"הילדהאוכלתלחםמתוק."

Translation:The girl eats sweet bread.

2 years ago

18 Comments


https://www.duolingo.com/dbalencar

"The girl eats a sweet bread" was not accepted. It's hard to guess when they want to add "a/an" or not.

2 years ago

https://www.duolingo.com/Kifudancer

That's not really a Duolingo issue, though, as much as it is just English being itself.

In most dialects of English, 'bread' doesn't take an article. It sounds funny to say, "I'm going to the store to buy a bread." Instead, you'd say, "...to buy bread." Or, if you wanted to specify an amount, you'd use "a loaf of bread/two loaves of bread". It doesn't actually matter that it takes an adjective, the rule for the article doesn't change.

Hence "a sweet bread" being marked wrong.

(And yes, you could argue that Duolingo could be less picky given it's a small thing and doesn't change the meaning, but that'd be a separate discussion.)

1 year ago

https://www.duolingo.com/TobyBartels
TobyBartels
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Well, ‘a bread’ does have a meaning in English, which is a type of bread. So ‘The girl is eating a sweet bread.’ means that the type of bread that the girl is eating is typically sweet (not that the specific slice that she is eating is sweet, although it would tend to be).

Whether the Hebrew can mean that, I don't know.

1 year ago

https://www.duolingo.com/Auriel797502

The Hebrew wouldn't really mean that. Because there is no word for "a", you would have to physically say "a type of sweet bread" so the phrase would be "הילדה אוכלת סוג של לחם מתוק"

1 year ago

https://www.duolingo.com/NatashaSha386361

That's a question about English, not Hebrew. In English, bread is usually a collective noun.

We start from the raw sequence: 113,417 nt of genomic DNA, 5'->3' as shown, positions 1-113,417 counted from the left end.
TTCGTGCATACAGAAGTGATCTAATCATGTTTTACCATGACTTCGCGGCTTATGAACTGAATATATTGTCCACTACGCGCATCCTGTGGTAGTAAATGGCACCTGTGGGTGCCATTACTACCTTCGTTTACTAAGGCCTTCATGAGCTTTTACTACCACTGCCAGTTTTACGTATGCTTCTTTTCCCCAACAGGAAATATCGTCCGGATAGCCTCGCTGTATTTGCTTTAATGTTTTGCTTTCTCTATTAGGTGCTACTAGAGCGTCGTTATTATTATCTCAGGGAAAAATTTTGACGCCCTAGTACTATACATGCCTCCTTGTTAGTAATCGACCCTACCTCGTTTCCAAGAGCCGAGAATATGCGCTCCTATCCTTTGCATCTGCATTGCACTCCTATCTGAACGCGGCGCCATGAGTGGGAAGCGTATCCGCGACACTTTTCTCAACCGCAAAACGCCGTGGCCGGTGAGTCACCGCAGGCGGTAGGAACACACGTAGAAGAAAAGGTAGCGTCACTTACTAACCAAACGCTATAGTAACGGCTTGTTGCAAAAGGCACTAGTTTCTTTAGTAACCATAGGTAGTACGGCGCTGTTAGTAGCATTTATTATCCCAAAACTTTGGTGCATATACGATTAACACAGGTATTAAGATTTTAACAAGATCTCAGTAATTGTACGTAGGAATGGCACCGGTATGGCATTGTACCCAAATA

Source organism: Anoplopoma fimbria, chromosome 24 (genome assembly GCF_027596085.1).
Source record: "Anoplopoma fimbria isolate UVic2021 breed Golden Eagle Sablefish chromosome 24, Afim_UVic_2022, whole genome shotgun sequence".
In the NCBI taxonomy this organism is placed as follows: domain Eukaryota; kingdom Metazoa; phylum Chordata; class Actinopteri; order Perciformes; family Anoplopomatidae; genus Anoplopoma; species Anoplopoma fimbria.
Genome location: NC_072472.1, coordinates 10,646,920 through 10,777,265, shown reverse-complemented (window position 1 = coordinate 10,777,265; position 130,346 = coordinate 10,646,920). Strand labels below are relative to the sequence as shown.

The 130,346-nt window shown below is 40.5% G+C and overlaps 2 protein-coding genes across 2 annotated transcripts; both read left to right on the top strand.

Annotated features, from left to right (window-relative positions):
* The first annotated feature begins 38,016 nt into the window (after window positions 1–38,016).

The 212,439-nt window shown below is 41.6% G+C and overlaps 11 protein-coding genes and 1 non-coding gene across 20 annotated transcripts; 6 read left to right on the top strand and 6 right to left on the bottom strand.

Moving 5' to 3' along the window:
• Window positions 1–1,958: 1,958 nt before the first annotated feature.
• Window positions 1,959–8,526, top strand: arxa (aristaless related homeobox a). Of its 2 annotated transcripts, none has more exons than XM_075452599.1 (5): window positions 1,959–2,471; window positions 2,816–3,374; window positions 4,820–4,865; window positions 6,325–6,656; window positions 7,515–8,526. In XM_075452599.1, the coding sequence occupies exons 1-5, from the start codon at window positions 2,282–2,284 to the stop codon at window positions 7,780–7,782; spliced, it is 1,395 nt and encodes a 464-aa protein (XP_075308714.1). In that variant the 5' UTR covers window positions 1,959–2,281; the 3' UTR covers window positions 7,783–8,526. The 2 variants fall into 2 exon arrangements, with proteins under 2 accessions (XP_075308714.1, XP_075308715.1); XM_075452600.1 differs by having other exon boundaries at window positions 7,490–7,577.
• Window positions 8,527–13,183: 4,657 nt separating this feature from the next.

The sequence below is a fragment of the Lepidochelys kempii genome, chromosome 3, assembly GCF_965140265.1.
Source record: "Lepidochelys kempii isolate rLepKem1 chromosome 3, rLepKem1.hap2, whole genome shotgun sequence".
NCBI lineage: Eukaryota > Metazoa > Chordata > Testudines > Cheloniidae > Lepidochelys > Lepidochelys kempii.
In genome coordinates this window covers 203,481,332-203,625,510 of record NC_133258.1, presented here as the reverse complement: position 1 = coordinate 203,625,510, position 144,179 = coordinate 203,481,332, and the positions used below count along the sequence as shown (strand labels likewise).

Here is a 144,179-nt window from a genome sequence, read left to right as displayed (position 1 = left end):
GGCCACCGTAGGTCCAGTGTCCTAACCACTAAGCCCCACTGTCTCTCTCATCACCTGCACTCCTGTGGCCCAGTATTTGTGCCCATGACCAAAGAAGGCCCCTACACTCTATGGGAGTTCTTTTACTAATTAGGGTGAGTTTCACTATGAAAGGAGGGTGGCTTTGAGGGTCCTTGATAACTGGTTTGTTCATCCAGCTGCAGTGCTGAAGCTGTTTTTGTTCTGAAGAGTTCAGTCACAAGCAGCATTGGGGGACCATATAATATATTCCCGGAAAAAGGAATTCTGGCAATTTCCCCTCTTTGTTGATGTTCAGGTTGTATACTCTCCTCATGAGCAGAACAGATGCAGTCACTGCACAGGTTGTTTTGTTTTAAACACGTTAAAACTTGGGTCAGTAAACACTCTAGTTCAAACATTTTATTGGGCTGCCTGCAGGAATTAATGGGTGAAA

7 months ago

https://www.duolingo.com/msElroy

What's the transliteration of מתוק?

2 years ago

https://www.duolingo.com/radagastthebrown

matók

1 year ago

https://www.duolingo.com/Cranberry.-.

How do you say 'sweet bread' as in thymus or pancreas?

1 year ago

https://www.duolingo.com/radagastthebrown

What do you mean? Is that a kind of dish? (Brain is מוח if that helps)

1 year ago

https://www.duolingo.com/Cranberry.-.

Yes. Google search definition... Sweetbreads or ris are culinary names for the thymus or the pancreas, especially of calf and lamb, and, less commonly, of beef and pork.

1 year ago

https://www.duolingo.com/BarakSaltz
BarakSaltz
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"Sweetbreads" is why I translate "pan dulce" or "panecito" from Spanish into English as "pastry bread" or simply have the Spanish terms be untranslated in combination with italicization.

1 year ago

https://www.duolingo.com/Cranberry.-.

I guess that wold work here too, but do you know if there is a word for it in Hebrew? (For curiosities sake?)

1 year ago

https://www.duolingo.com/BarakSaltz
BarakSaltz
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Useful topic words:

לבלב (pancreas)

טימוס (thymus)

1 year ago

https://www.duolingo.com/Rachel928214
Rachel928214
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I have never heard the phrase "pastry bread" in English before.

5 months ago

https://www.duolingo.com/Rachel928214
Rachel928214
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Eating organ meat is not kosher, so there might not be a commonly used phrase encompassing them. I don't know.

5 months ago

https://www.duolingo.com/Jewpsy
Jewpsy
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That's simply not true. It's more difficult to make organ meat kosher (because it contains a lot of blood), but it's still very common to eat them

4 months ago

https://www.duolingo.com/UUCI5

Why does it say t "eating bread sweet" and not sweet bread. Like wtf?

8 months ago

https://www.duolingo.com/NatashaSha386361

In Hebrew, an adjective follows the noun it modifies. But in English the adjective precedes the noun. I hope this helps.

7 months ago
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